Failing NHS complaints system needs overhaul, MPs say
- 28 June 2011
- From the section Health
The NHS complaints system in England is failing patients and needs an overhaul in order to ensure justice, according to a committee of MPs.
The health select committee says a "more open culture" is needed when handling complaints and criticises the Health Ombudsman's role as too narrow.
The cross-party group says too few complaints are officially investigated by the ombudsman.
The Department of Health says new plans will make the NHS more accountable.
The ombudsman's office insisted it can review cases that merit it.
It is only relatively recently that NHS patients in England have been able to take their complaints direct to the Health Ombudsman.
Before April 2009, any complaints not settled locally between the parties involved were reviewed by the Healthcare Commission and referred up to the ombudsman if necessary.
In a bid to simplify and speed up resolutions, the Healthcare Commission stage was scrapped.
But some critics are concerned that the streamlined system now means some complaints are falling by the wayside. In 2009-2010, the ombudsman investigated 3% of about 15,000 health complaints it received, although many more were examined unofficially.
There appears to be something of a "black hole" into which the many complaints which would have been reviewed by the Healthcare Commission and upheld have fallen, Action Against Medical Accidents said.
The committee of MPs agreed.
Chairman Stephen Dorrell said the ombudsman's current remit excluded a number of cases sent for review.
"Patients should feel entitled to an independent review. That mismatch between patients' expectations and what the ombudsman does in practice needs to be closed," he said.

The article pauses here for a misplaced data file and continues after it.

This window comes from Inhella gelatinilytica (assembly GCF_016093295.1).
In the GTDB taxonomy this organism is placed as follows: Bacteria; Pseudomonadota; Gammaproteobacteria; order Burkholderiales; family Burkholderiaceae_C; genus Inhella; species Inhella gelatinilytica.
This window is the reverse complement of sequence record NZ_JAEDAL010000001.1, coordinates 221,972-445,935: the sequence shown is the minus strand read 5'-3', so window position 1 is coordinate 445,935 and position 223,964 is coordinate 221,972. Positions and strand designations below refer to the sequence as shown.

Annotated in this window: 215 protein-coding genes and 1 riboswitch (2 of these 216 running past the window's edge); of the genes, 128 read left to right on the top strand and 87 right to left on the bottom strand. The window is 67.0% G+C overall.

A complaint is accepted for formal investigation or intervention by the ombudsman only if the person has suffered injustice or hardship as a result of poor service or maladministration, and only if there is the prospect of "a worthwhile outcome".
In one instance the ombudsman declined to investigate because missing medical records meant the family were unlikely to get a "worthwhile" response.
The committee also wants healthcare providers to be more open and adhere to a "duty of candour", which requires them to publish information about the complaints they receive and the progress they make.
Action Against Medical Accidents chief executive Peter Walsh said: "We are very pleased that the committee has accepted our and other participants' calls for better access to independent review of complaints.
"Only a fraction of people who had independent reviews under the old system can get the ombudsman to investigate."
A spokeswoman for the Health Ombudsman said: "Where our assessment reveals clear evidence of maladministration or injustice, we consider whether we can resolve the issue quickly and effectively through our intervention rather than a full investigation."
She added: "The system for handling NHS complaints is a complex one. We welcome the report's endorsement of the current system's design and potential, its emphasis on listening to patients and support for advocacy and the committee's call for a greater focus on complaints data and learning from complaints."
A Department of Health spokesman said: "The revised plans we set out last week, in response to the independent NHS Future Forum, will safeguard the future of the NHS and put patients at the heart of our health service.
"Under the plans, patients will have a stronger voice and the NHS will be more accountable for the quality of care it provides for patients.
"In addition, Local HealthWatch will champion the views and experiences of patients, helping to drive improvements in the quality of health and social care services."